The Not-A-Taco

THE NOT-A-TACO: A PALEO NOD TO TEX-MEX (AIP-FRIENDLY)

Paleo Tex-Mex is super easy: just strip away the beans, rice, sour cream, cheese, corn chips, and tortillas, then sob quietly into your sad, half-empty plate of ground beef while people around you nod in pity (poor caveman). Tears. Just kidding!—Paleo Tex-Mex can be super easy, plus yummy, filling, and oh-so-nutritious when you rethink it from a whole foods perspective. Understand that it won’t be your typical Rosa’s order (with all the fixin’s from above), but the modifications you make will benefit so much more than your taste buds. What’s AIP friendly? It means the recipe meets the standards for the Paleo Autoimmune Protocol (see the bottom of the post). The recipes here offer options for both the regular Paleo diet and the AIP.

THE NOT-A-TACO—Serves 4 + a bit of leftovers

1 head lettuce, shredded

2 sweet potatoes, peeled & cut into fry-size pieces

2 beets, peeled and cut into small squares (these are ninja beets–it’s how I hide nutrition from my family, even though it turns the beef pink; you could easily substitute with spinach, mushrooms, or your vegetable of choice instead . . . bacon probably wouldn’t hurt anyone’s feelings either)

2 lb grass-fed beef

1 purple onion, minced

3-4 cloves garlic

½ spray cilantro, minced

½ stalk green onion, chopped

Sea salt

Red pepper flakes, cumin (avoid for AIP)

Set your oven to 425 degrees. Rub your sweet potatoes with your favorite fat—I prefer duck or leftover bacon fat; coconut oil is second best; olive oil is third.  Toss them with salt & red pepper flakes if desired (the heat’s a nice touch). Throw them in the oven until tender (big pieces can take up to 45 minutes, check on them about every 15). On the stove, toss the beets with a tbsp of fat (the same you used for the sweet potatoes) and saute on medium heat. Once they start to get tender, add the purple onion and garlic. After about five minutes, add the beef, a healthy dash of salt (sea salt is good for you, so don’t be scared), and cumin if desired. Once everything is cooked, build your not-a-taco: lettuce, sweet potatoes, beef . . . top with cilantro & green onion . . . then add the salsa and/or guacamole of your choice. (I’ve got an upcoming post on salsa—even for AIP, which excludes tomatoes—but be sure to check out some guacamole options below.) If you really, really miss sour cream and you can tolerate dairy, mix some Greek yogurt (I recommend Fage whole fat) with cumin to top off your non-taco (avoid for AIP) . . . do not believe Paleo bloggers who suggest that coconut cream is an acceptable sour cream substitute, they are full of lies (no one wants this to be coconut meat pie).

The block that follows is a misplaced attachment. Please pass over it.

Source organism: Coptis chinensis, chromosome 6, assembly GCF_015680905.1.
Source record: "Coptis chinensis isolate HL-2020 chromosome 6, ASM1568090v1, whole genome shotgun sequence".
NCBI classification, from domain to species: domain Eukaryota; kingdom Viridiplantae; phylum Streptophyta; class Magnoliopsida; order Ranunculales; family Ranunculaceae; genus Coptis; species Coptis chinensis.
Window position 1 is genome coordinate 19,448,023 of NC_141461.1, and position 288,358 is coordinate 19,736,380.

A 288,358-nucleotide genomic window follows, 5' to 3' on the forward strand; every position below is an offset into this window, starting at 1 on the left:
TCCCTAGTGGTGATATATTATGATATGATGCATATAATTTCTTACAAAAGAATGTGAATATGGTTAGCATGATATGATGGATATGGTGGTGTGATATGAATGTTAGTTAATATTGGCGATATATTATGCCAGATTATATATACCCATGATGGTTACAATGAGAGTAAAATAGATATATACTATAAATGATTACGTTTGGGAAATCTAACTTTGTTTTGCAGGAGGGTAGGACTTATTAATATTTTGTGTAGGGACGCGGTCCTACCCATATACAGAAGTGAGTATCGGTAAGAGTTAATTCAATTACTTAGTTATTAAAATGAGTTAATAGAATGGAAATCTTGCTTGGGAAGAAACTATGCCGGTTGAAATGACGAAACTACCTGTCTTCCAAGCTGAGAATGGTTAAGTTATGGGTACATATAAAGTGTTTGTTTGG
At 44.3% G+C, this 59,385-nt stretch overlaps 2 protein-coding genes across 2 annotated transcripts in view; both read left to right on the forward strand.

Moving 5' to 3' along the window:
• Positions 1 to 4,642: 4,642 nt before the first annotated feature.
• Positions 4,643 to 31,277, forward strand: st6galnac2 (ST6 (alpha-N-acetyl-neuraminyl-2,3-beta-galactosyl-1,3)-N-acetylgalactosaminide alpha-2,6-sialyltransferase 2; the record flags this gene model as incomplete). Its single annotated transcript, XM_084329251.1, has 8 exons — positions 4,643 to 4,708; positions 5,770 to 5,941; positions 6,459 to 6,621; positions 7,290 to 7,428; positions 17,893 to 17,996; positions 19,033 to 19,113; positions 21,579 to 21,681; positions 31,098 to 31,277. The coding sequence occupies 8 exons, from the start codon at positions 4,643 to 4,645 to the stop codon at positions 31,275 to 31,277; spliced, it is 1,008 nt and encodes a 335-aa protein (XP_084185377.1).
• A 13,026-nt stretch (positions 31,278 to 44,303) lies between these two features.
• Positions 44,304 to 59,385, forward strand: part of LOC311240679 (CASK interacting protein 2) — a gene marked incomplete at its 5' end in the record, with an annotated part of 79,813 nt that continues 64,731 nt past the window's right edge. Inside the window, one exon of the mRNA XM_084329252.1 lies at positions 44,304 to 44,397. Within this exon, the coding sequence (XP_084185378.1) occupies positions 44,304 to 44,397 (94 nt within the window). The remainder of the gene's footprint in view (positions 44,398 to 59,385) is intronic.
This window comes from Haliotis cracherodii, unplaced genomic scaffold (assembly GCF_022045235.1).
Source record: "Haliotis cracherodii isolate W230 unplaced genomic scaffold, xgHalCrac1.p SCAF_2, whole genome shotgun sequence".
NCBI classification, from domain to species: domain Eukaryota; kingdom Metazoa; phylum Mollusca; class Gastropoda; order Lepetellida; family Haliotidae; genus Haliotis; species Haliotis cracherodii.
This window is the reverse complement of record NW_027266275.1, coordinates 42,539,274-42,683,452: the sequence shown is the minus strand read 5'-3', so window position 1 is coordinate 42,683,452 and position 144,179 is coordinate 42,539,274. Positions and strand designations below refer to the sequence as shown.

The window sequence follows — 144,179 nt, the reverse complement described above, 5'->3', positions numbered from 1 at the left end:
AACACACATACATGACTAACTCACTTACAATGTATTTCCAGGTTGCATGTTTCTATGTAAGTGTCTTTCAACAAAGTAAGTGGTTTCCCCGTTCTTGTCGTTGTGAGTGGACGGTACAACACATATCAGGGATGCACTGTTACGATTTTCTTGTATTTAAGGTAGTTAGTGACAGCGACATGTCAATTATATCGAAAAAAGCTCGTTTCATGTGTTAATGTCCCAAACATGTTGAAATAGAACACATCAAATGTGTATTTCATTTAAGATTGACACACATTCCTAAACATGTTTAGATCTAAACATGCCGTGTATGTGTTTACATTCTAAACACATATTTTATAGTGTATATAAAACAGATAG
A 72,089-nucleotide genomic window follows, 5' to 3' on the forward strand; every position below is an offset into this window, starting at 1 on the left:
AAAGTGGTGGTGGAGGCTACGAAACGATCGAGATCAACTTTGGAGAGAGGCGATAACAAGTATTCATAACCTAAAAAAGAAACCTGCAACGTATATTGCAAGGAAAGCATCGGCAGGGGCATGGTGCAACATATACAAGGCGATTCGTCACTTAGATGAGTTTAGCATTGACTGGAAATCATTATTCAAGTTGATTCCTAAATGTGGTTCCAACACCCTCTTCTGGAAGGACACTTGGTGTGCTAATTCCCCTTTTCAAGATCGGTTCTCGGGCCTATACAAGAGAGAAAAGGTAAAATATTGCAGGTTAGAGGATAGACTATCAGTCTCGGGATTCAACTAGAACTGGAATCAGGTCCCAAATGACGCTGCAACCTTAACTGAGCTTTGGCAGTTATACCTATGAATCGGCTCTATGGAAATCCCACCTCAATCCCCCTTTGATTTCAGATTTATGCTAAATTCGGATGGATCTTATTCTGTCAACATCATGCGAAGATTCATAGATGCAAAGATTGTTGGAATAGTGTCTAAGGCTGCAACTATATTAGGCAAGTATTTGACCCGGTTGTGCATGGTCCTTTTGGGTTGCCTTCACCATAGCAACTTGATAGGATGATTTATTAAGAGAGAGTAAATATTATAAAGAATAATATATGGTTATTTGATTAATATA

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THE GUACAMOLE:

#1: The Hatch-Green Hottie (Not for AIP)

2 avocados, mashed

2-3 roasted hatch green chilis, minced (at HEB right now! You can also use jalapeno or simply a healthy dash of cayenne pepper.)

2 roma tomatoes, chopped

1/3 onion, chopped

2 cloves garlic, minced

¼ cup cilantro, minced

Sea salt & cumin to taste

Juice of 2 limes

#2: The All-Cool Avocado (Totally for AIP)

2 avocados, mashed

1/3 onion, chopped

2 cloves garlic, minced

¼ cup cilantro, minced

3 radishes, minced

Sea salt to taste

Juice of 2 limes

For either recipe, mash, mince, and mix everything together! Adjust for taste, and enjoy the heck out of it.

If you’re just diving into the Paleo experience and you’re wondering why we choose to eliminate the foods that we do, check out some of the intro-to-Paleo books on The Favorites page (the gist is that you’re avoiding potential digestive and immune system irritants).  If you’re new to the Autoimmune Protocol, it is a more restrictive version of the Paleo diet created specifically for people suffering from autoimmune disorders and systemic inflammation. Practical Paleo gives a great overview of the AIP, along with menu plans to help guide anyone interested in following it.  

 

 

2 Comments

  1. Sounds delicious! Keeps those fantastic recipes coming! I’ll try them when I’m back home from Pakistan…! :)

    • You’re definitely a little more restricted over there. :) We sure don’t miss the DFAC cooking.

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